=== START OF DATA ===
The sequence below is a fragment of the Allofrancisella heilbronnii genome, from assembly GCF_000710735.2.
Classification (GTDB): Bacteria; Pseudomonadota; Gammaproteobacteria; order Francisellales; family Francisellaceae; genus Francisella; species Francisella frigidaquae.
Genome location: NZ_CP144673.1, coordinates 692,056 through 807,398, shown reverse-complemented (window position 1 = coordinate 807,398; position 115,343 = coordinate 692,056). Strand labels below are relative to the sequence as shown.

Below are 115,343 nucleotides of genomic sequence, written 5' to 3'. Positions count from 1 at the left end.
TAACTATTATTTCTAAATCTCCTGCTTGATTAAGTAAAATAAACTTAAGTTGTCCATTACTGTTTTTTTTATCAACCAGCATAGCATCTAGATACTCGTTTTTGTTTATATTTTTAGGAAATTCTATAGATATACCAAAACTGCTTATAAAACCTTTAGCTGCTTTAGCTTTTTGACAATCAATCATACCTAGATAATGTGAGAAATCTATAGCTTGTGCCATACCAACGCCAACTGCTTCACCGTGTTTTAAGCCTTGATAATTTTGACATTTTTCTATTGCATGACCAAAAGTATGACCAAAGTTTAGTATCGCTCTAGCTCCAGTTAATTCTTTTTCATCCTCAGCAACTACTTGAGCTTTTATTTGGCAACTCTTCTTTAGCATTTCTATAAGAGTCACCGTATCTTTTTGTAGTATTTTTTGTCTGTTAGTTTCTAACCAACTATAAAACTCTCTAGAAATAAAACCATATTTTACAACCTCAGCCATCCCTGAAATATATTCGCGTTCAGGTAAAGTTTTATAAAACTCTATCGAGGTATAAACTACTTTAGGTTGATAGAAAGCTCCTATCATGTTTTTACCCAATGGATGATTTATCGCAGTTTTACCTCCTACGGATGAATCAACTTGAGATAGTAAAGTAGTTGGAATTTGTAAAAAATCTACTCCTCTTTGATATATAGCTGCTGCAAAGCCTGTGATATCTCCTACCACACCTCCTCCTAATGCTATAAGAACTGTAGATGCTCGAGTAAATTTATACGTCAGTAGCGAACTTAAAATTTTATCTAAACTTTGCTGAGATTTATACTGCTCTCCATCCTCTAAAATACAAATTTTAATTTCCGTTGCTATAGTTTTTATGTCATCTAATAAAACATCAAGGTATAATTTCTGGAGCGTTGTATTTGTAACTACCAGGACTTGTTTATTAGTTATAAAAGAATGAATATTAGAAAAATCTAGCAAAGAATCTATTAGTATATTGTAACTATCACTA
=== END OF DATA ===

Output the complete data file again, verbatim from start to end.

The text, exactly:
The sequence below is a fragment of the Allofrancisella heilbronnii genome, from assembly GCF_000710735.2.
Classification (GTDB): Bacteria; Pseudomonadota; Gammaproteobacteria; order Francisellales; family Francisellaceae; genus Francisella; species Francisella frigidaquae.
Genome location: NZ_CP144673.1, coordinates 692,056 through 807,398, shown reverse-complemented (window position 1 = coordinate 807,398; position 115,343 = coordinate 692,056). Strand labels below are relative to the sequence as shown.

Below are 115,343 nucleotides of genomic sequence, written 5' to 3'. Positions count from 1 at the left end.
TAACTATTATTTCTAAATCTCCTGCTTGATTAAGTAAAATAAACTTAAGTTGTCCATTACTGTTTTTTTTATCAACCAGCATAGCATCTAGATACTCGTTTTTGTTTATATTTTTAGGAAATTCTATAGATATACCAAAACTGCTTATAAAACCTTTAGCTGCTTTAGCTTTTTGACAATCAATCATACCTAGATAATGTGAGAAATCTATAGCTTGTGCCATACCAACGCCAACTGCTTCACCGTGTTTTAAGCCTTGATAATTTTGACATTTTTCTATTGCATGACCAAAAGTATGACCAAAGTTTAGTATCGCTCTAGCTCCAGTTAATTCTTTTTCATCCTCAGCAACTACTTGAGCTTTTATTTGGCAACTCTTCTTTAGCATTTCTATAAGAGTCACCGTATCTTTTTGTAGTATTTTTTGTCTGTTAGTTTCTAACCAACTATAAAACTCTCTAGAAATAAAACCATATTTTACAACCTCAGCCATCCCTGAAATATATTCGCGTTCAGGTAAAGTTTTATAAAACTCTATCGAGGTATAAACTACTTTAGGTTGATAGAAAGCTCCTATCATGTTTTTACCCAATGGATGATTTATCGCAGTTTTACCTCCTACGGATGAATCAACTTGAGATAGTAAAGTAGTTGGAATTTGTAAAAAATCTACTCCTCTTTGATATATAGCTGCTGCAAAGCCTGTGATATCTCCTACCACACCTCCTCCTAATGCTATAAGAACTGTAGATGCTCGAGTAAATTTATACGTCAGTAGCGAACTTAAAATTTTATCTAAACTTTGCTGAGATTTATACTGCTCTCCATCCTCTAAAATACAAATTTTAATTTCCGTTGCTATAGTTTTTATGTCATCTAATAAAACATCAAGGTATAATTTCTGGAGCGTTGTATTTGTAACTACCAGGACTTGTTTATTAGTTATAAAAGAATGAATATTAGAAAAATCTAGCAAAGAATCTATTAGTATATTGTAACTATCACTA